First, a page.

Is A 16% Reduction in GHG Emissions From "Business-As-Usual" Enough Under CEQA?

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Our previous post on the Second District Court of Appeal’s decision in Center for Biological Diversity v. Department of Fish & Wildlife, No. B245141 (Mar. 20, 2014), highlighted the court’s holdings on California Environmental Quality Act (CEQA) and California Endangered Species Act (CESA) issues.  The opinion also provides a useful (although unpublished) discussion on how to evaluate the significance of a project’s greenhouse gas (GHG) emissions under CEQA.  This post examines the court’s GHG analysis, and adds observations regarding the California Air Resources Board’s (CARB) May 22, 2014 adoption of the First Update to the AB 32 Scoping Plan (Updated Scoping Plan). 

In Center for Biological Diversity, the court agreed with the approach for evaluating GHG emissions previously upheld by the Third District Court of Appeal in Friends of Oroville v. City of Oroville (2013) 219 Cal.App.4th 832, and the Fourth District Court of Appeal in Citizens for Responsible Equitable Environmental Development v. City of Chula Vista (2011) 197 Cal.App.4th 327. 

The court considered whether that the Department of Fish and Wildlife (Department) had properly analyzed the significance of the Newhall Ranch project’s GHG emissions by determining whether the project would impede the state’s goal under AB 32 of reducing overall GHG emissions to 1990 levels by the year 2020.  (See CEQA Guidelines § 15064.4 [lead agency to consider the significance of a project’s GHG emissions by (1) determining an environmental baseline, (2) determining a significance threshold, and (3) reviewing the project for compliance with other agencies’ GHG emissions reduction requirements].)  The court concluded that the Department appropriately relied on compliance with AB 32 as a significance threshold to gauge whether the Newhall Ranch project’s GHG emissions would result in a significant environmental impact.  (Slip Op. at pp. 92-93, 105-07.)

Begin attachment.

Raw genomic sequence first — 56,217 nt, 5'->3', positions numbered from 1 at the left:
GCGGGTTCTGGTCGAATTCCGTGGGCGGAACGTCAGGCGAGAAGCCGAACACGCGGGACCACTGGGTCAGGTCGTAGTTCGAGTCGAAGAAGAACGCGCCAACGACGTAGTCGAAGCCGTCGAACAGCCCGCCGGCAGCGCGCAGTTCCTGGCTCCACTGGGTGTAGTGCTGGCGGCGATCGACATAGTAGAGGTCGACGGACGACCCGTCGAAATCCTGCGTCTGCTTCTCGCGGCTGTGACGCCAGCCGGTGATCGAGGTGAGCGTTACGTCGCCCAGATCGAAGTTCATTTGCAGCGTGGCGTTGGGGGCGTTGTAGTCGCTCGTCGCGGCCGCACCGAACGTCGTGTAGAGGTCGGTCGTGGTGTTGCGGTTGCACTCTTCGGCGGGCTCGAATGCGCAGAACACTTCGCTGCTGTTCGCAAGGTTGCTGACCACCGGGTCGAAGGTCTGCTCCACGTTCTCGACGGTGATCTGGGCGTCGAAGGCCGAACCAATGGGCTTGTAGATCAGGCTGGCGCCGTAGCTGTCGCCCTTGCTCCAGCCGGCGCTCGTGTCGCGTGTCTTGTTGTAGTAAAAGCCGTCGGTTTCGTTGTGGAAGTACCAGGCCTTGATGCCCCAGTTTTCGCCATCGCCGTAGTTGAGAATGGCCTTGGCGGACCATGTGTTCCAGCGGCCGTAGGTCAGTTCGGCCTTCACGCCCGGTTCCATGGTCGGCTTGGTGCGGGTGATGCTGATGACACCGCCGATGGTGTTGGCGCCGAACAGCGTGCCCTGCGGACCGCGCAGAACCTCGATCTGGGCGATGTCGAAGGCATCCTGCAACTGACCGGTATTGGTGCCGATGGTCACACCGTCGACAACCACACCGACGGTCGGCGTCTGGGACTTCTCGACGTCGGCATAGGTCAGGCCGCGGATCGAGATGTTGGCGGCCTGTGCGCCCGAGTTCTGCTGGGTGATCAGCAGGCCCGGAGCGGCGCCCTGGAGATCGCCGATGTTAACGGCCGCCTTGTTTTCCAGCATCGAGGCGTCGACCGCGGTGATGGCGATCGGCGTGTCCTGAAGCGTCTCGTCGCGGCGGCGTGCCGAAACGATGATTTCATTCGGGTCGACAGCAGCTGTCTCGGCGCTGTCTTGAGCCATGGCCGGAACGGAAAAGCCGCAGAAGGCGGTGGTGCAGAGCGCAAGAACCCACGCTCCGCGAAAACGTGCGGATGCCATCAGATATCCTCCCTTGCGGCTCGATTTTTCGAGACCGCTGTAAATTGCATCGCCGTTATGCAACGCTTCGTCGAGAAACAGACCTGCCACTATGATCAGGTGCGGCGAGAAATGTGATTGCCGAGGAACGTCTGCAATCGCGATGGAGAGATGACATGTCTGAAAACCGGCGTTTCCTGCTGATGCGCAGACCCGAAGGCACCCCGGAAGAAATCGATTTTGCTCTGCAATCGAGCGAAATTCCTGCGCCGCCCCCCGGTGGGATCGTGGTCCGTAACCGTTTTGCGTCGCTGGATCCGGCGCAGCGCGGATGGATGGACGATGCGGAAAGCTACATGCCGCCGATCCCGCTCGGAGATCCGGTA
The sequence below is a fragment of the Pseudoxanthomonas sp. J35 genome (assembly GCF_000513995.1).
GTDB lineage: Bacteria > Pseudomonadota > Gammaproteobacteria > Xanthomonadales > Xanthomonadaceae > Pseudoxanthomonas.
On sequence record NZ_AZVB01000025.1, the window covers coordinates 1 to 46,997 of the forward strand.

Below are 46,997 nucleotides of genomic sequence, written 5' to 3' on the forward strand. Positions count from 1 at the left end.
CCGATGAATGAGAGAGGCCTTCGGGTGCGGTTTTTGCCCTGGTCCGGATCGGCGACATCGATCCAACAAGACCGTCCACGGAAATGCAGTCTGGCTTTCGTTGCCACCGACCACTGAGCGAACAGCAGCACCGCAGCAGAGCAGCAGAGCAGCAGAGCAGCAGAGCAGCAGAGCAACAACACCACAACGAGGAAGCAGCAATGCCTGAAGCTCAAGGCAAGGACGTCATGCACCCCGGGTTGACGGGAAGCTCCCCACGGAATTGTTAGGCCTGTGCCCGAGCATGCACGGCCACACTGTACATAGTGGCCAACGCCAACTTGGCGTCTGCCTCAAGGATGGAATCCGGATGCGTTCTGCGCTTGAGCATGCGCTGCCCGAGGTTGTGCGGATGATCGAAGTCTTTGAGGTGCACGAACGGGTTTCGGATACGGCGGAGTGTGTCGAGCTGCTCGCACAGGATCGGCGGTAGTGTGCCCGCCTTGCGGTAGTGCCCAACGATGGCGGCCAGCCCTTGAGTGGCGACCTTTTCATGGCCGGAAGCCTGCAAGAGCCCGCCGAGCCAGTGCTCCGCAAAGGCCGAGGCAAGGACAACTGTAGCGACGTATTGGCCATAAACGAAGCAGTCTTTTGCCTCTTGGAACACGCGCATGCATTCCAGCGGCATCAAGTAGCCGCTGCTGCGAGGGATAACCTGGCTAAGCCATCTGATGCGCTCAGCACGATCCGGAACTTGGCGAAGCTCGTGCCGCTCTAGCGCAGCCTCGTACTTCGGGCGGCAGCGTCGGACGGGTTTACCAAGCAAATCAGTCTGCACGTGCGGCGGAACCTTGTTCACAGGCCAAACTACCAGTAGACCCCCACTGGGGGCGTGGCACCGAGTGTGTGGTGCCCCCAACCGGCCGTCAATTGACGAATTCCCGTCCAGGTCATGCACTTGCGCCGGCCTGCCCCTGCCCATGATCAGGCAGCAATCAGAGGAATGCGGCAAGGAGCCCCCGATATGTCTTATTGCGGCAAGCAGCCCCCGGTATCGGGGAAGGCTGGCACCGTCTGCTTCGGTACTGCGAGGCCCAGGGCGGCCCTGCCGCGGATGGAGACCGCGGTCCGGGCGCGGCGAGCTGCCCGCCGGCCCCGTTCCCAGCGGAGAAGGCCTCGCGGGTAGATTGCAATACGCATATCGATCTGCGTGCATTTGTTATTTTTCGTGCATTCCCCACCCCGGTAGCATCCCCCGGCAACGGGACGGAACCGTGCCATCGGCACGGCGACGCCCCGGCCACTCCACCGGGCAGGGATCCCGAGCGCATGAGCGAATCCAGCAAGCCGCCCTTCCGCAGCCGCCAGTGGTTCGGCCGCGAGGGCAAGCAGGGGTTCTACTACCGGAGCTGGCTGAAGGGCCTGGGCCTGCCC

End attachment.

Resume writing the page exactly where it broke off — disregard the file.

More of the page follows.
To determine whether the project would impede the state’s ability to achieve AB 32, the Department referenced CARB’s Climate Change Scoping Plan (Initial Scoping Plan), which found that a 30% reduction in GHG emissions from “business-as-usual” would be required to achieve AB 32’s GHG reduction goal.  (See Slip Op. at p. 93.)  The term “business-as-usual” (BAU) refers to emissions levels absent the implementation of GHG emissions reduction measures, such as increased reliance on renewable energy and energy efficiency technologies.  (Id. at pp. 93-94.)

The Department determined that the project would result in 269,000 metric tons of GHG emissions on an annualized basis, taking into account new environmental efficiencies and strategies.  (Slip Op. at p. 102.)  By contrast, under the BAU scenario, the project would result in 390,046 tons of GHG emissions.  (Id.)  Because the project’s implementation of GHG emissions reduction measures would result in a 31% reduction from BAU, the court concluded that the Department correctly found that it would not impede AB 32’s goals and would not constitute a significant environmental impact.  (Id. at pp. 106-07.)